As Belchem and MacRaild admit in their chapter ‘Cosmopolitan Liverpool’, the Scots are relatively unstudied in their roles within Liverpool history. But the journal Porcupine suggested in 1877 that “had it not been for the enterprise of the Scotchmen, Liverpool would not have emerged from its early obscurity”.

What surprised me therefore was that it was individual Scottish men, rather than communities, which seem to have made their mark on Liverpool. Sir John Gladstone, father of a future Prime Minister, moved to the city from Leith. He was a commercial man, as were many of his fellow Scots, including Samuel Smith, the ‘Cotton King of Liverpool’.

The professional contribution of Scotland was not confined to commerce. Dr. Duncan, the first Medical Officer for Health, was just one of the leading lights in medicine of Scottish origin.

The skilled Scots tended to cluster further from the docks than their Irish contemporaries, right on the outskirts of the north end of the city. This, Belchem and MacRaild tell us, was partly due to no love being lost between the Scottish and Irish. Indeed the reputation of the Irish for living in filthy and overcrowded courts was not confined to the Scots, though perhaps the records left us by those such as Dr Duncan mean we are left in no doubt as to the Scottish opinion.

British Liverpool

As I’ve said, as someone more usually interested in the bricks and mortar of the city, and the landscapes of roads and fields, the topic of people has always played second fiddle to the built environment. But this chapter in Liverpool 800 has give me a glimpse into the roles into which the ‘Celtic’ nations fitted in Victorian Liverpool.

Having said that, one of the things which struck me were the well-defined lines between what the Irish immigrant could expect to find when he arrived from Belfast compared to the life of the Welsh builder or the Scottish shipwright.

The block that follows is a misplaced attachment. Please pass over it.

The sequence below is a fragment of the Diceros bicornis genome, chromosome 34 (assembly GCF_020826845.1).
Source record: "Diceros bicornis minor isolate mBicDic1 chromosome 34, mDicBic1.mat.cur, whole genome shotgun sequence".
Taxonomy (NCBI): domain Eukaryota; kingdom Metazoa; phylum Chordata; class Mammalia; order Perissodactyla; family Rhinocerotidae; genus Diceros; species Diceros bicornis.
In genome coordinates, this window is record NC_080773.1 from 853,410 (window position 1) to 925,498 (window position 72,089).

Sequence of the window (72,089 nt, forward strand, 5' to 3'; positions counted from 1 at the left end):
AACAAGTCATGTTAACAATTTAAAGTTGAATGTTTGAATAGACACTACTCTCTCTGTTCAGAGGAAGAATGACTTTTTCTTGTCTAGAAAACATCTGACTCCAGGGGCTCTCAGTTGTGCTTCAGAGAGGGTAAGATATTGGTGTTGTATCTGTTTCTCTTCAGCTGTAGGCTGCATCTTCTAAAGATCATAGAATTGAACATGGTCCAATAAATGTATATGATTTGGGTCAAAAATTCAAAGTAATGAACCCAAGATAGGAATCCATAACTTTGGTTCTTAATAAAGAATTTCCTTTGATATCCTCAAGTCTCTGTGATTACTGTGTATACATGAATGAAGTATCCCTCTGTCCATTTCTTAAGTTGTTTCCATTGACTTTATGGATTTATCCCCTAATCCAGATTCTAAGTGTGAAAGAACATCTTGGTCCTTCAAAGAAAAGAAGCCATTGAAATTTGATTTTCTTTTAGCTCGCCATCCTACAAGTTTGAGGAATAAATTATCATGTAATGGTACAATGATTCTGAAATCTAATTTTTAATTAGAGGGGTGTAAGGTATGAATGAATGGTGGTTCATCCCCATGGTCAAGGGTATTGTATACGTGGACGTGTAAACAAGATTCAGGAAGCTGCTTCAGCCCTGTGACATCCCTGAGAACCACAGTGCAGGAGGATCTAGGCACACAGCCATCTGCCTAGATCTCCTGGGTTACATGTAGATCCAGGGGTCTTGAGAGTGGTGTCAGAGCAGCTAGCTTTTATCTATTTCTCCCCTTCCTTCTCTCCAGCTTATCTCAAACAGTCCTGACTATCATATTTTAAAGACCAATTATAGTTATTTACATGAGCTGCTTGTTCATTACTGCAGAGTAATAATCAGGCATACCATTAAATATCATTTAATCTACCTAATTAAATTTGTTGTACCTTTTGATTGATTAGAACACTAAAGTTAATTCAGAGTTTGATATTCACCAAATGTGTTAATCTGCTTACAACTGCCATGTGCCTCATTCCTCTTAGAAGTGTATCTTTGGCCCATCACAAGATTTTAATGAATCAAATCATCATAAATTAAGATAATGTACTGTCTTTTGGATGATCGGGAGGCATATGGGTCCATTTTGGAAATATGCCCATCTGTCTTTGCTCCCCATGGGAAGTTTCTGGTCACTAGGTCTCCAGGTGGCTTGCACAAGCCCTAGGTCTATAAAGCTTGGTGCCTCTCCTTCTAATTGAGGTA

Was the truth of the matter so clear cut? I’m sure it wan’t, but what impressions do you get of the Irish, Scots and Welsh in historic Liverpool? Was it the numerous and politicised Irish? The skilled or highly educated middle and upper class Scotsman? And the quiet, insular Welsh communities with their occasional outbursts of Eisteddfod extravaganzas?

Or none of these things?

Heritage in a tough climate – what doesn’t kill you makes you stronger?

Photo of University of Liverpool and the Cathlic Cathedral, by Neill Shenton

This and That, by neill.shenton via Flickr

I can’t help feeling mixed emotions about recent developments for Liverpool’s heritage.

Yesterday the first object – a carriage from the Overhead Railway – was due to move in to the new Museum of Liverpool (although it was delayed by the weather). But then today we hear that the ever-present ‘current economic climate’ (my, am I getting more sick of that phrase every day) means that the National Conservation Centre, a favourite of mine, and Sudley House are at risk from closure.

The shutting down of the North West Development Agency isn’t looking like good news for our museums and other cultural institutions either. Though they plan to continue their previously NWDA-funded projects.

What is your point of view? Will our heritage projects be nipped in the bud? Or can the museums, galleries and theatres come out of this stronger?

What are the long term implications?

Leave! Before it’s too late!

Although according to one report, it already is too late. Policy Exchange, a ‘right-of-centre’ Think Tank have branded Liverpool (among others) as beyond help. All the regeneration efforts are wasting money – this city on the north west coast will never be as rich as London, so what’s the point? Well, rather than telling us Merseysiders to do ourselves a favour and take a long run off the Pier Head, Tim Leunig and James Swaffield suggest we pack our bags for London. They go on to say that Liverpool has lost the very reason for its existence now that the port is no longer in its Victorian heyday.

Messrs Leunig and Swaffield have concluded that there is no other reason for continuing the rich adventure of life if you are not making as much money as possible. Now that the port of Liverpool is not what is was, Liverpool should just bite the bullet, and shut up shop. Then we can all move to London and start raking in the cash. Of course, Mr. Leunig is London based, but did come to Liverpool once, when researching “cotton towns”, so clearly he knows what he’s talking about…

The Liverpool Echo details the story, as I’m sure will many other sites who object to Bradford, Newcastle, Manchester and Sunderland being dismissed so easily. They also publish his email address: t.leunig@lse.ac.uk. Let him know what you think.